Islam on campus provides positive message

Islam on campus provides positive message

Derek Wolff

Though Islam is not the most-commonly practiced religion among students at Grand Valley State University, different groups on campus do their best to include the faith in everyday life.

Several Christian faith-based organizations exist on campus, such as InterVarsity, Campus Crusade for Christ (Cru), His House Christian Fellowship and Young Life. Still, many students and faculty members on campus practice Islam despite the vast influence of Christianity on campus.

The Muslim Student Association, which has more than 100 members at GVSU, actively works to spread the true message of Islam and counter negative stereotypes that exist in the media.

Sebastian Maisel, professor of Arabic and Middle East Studies and adviser to the MSA, said the organization’s main goal is to follow the articles of faith, the five main pillars of Islam.

“That is what MSA is trying to accomplish here at GVSU,” Maisel said. “Muslim students are engaged in many activities to enhance our society – fighting hunger and homelessness, encouraging coexistence, strengthening ties between students and the community and raising awareness about problems on campus and in our society.”

The MSA also actively works to combat the negative stereotypes that conservative pundits and isolated incidents of terrorism have burdened Muslims with, such as discrimination, harassment and the threat of potential violence.

“Personally, I have seen discrimination against Muslims at airports, in public life and of course in the media and public opinion,” Maisel said. “Education and outreach, collectively by the MSA and other organizations, is a way to combat that.”

In facing that discrimination first-hand by always being subjected to re-checks at airports, senior Maariya Husain said she meets adversity when traveling abroad and within the United States with a positive outlook.

“I remind myself, especially at Grand Valley, that I represent Islam,” Husain said. “Individuals that have never met someone of Islamic faith before meeting me will look to me as a representation. It’s really hard to be in a country in which your religion is represented incorrectly, but I have to make it a goal to represent it in every positive way possible.”

The daily prayer life of Muslims is busy as all adult Sunni Muslims are required to perform five prayers per day, preceded by ritual cleansing or purification of the body. The Fajr, Zohr, Asr, Maghreb and Isha are offered throughout the day at dawn, around noon, during mid-afternoon, at sunset and once the sky has darkened, respectively. The prayers must be made in the direction of the Ka’aba, which is currently in Mecca, Saudi Arabia.

For Husain, who attends MSA meetings when she can and is also a resident assistant for the Niemeyer West living center, the prayer regimen is occasionally difficult for a busy college student.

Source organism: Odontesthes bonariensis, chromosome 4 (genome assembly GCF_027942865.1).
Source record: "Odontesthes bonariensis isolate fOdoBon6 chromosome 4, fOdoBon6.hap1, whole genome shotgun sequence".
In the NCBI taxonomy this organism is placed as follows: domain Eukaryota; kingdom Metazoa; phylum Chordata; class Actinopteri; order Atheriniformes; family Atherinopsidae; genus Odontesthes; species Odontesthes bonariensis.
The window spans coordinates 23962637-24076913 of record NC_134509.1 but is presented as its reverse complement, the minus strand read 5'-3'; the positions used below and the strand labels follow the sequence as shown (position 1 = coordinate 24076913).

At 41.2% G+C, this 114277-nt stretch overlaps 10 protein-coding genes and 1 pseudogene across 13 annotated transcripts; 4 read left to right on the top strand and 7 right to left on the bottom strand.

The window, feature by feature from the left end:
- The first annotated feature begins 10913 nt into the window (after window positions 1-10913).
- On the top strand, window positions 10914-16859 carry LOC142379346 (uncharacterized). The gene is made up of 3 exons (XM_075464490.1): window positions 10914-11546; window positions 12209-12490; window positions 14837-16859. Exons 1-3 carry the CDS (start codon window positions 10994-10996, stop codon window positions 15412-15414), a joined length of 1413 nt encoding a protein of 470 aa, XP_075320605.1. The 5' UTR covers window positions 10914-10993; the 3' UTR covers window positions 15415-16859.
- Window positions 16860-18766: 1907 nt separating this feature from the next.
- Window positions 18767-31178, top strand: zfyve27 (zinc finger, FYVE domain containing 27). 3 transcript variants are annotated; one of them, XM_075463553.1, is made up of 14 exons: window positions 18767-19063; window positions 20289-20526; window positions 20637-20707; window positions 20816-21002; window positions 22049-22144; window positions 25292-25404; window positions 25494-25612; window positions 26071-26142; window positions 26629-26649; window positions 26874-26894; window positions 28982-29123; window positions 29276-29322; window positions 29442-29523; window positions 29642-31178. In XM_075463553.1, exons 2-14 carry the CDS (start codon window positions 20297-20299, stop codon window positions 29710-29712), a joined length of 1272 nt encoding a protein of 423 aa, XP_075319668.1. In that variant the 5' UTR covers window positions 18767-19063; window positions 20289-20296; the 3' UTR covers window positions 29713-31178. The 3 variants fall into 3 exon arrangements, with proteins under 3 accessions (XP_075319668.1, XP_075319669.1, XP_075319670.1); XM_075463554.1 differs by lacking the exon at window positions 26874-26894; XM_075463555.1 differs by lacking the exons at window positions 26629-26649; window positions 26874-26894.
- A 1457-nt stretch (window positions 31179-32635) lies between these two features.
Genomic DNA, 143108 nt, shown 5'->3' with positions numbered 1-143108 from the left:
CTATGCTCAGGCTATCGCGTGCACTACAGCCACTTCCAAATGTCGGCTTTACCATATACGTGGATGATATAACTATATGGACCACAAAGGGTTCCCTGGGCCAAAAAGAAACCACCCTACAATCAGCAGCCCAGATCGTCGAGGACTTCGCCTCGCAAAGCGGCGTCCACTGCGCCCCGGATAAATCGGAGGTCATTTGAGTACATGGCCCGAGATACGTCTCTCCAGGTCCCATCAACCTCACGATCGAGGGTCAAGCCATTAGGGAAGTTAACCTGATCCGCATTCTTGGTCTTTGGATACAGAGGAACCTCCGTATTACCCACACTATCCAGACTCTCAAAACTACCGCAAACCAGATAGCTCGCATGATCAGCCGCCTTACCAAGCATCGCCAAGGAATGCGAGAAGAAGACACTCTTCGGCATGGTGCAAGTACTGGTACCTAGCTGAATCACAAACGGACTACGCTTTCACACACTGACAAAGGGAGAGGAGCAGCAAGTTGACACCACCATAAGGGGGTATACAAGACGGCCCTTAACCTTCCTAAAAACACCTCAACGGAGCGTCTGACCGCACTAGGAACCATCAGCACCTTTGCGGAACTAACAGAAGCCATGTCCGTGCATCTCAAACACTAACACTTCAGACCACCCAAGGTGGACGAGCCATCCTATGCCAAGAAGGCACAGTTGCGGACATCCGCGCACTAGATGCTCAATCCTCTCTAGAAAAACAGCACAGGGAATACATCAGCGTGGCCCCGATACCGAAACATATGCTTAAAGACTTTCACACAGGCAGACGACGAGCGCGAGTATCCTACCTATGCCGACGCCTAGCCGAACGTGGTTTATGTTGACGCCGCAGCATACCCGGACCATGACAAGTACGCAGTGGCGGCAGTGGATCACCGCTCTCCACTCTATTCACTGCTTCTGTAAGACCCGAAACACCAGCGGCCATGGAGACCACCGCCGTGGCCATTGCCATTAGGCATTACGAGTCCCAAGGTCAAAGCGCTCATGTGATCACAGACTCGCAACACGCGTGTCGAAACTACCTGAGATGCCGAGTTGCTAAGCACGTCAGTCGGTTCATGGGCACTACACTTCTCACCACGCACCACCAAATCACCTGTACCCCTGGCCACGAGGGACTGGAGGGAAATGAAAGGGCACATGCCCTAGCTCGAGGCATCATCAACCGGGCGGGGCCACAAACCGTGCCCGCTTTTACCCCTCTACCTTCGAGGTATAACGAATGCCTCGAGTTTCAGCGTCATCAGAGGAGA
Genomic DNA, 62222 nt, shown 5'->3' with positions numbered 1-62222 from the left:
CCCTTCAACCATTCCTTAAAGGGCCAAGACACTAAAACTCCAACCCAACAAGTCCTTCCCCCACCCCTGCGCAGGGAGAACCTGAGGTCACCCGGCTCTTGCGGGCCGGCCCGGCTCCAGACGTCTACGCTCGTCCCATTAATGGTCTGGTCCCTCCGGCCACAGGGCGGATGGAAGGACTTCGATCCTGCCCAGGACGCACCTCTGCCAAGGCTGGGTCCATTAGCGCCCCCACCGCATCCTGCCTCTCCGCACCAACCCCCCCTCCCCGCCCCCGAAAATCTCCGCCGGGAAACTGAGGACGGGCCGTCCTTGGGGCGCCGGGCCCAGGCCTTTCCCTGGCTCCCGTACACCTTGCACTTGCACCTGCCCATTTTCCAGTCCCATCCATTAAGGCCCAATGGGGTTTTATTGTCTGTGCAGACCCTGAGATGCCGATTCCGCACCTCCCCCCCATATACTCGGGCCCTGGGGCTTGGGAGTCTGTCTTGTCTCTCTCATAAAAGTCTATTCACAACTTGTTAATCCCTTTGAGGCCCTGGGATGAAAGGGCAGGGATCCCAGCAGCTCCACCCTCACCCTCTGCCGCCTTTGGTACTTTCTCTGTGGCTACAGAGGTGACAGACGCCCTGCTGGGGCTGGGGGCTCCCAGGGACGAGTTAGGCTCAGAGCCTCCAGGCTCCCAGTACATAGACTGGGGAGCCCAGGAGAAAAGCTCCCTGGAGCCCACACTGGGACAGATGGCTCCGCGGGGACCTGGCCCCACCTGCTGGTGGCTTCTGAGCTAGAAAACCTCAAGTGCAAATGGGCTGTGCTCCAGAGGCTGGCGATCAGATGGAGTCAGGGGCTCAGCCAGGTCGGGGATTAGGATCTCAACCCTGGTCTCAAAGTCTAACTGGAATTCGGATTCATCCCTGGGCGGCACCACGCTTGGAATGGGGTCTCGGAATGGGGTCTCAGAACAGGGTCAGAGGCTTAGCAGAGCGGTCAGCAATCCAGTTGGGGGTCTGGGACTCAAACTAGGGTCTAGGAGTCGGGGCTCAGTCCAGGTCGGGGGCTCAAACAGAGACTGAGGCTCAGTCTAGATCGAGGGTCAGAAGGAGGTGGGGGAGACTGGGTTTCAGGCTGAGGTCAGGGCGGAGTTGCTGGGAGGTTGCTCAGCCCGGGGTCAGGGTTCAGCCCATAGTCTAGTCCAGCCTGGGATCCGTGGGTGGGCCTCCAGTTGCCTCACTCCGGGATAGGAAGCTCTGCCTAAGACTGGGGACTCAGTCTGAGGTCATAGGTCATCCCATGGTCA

“It has been difficult at times,” she said. “I try to schedule my classes so that I have a break, but even that can be difficult.”

Her position as a resident assistant, however, has allowed Husain to promote Islam as a peaceful religion to curious residents, something she said she has enjoyed.

“I have had a couple residents who have been curious or wanted to learn about Islam ask me about my religion,” she said. “They have all been very respectful and amazing.”

Islam does not have a religious hierarchy, so each individual Muslim is free to answer what Islam’s true message is. Ultimately, the majority of Muslims follow the same several core principles, Maisel said.

“Love the one God, love and support your neighbor and follow the articles of faith,” he said.

Mariya Chakir, a GVSU Arabic professor, said Islam’s message blends prayer with beneficial and kind actions.

“Islam emphasizes on monotheism and enjoins the submission to the will of God, and it urges everyone to follow the exemplary life of Mohammad,” Chakir said. “Tolerance, passion, forgiveness and respect of others are very important.”

The fundamental principles of Islam and Christianity are more alike than they are different. Both religions stress a connection with one God, living positive, giving lives and being respectful toward others.

For Husain, these things have been fundamental in shaping her identity and how other students see her.

“The meaning of Islam is different to every individual that you ask, but to me, Islam guides me on how to live every aspect of my life,” she said. “It teaches me how to be respectful, be giving and connect with Allah.”

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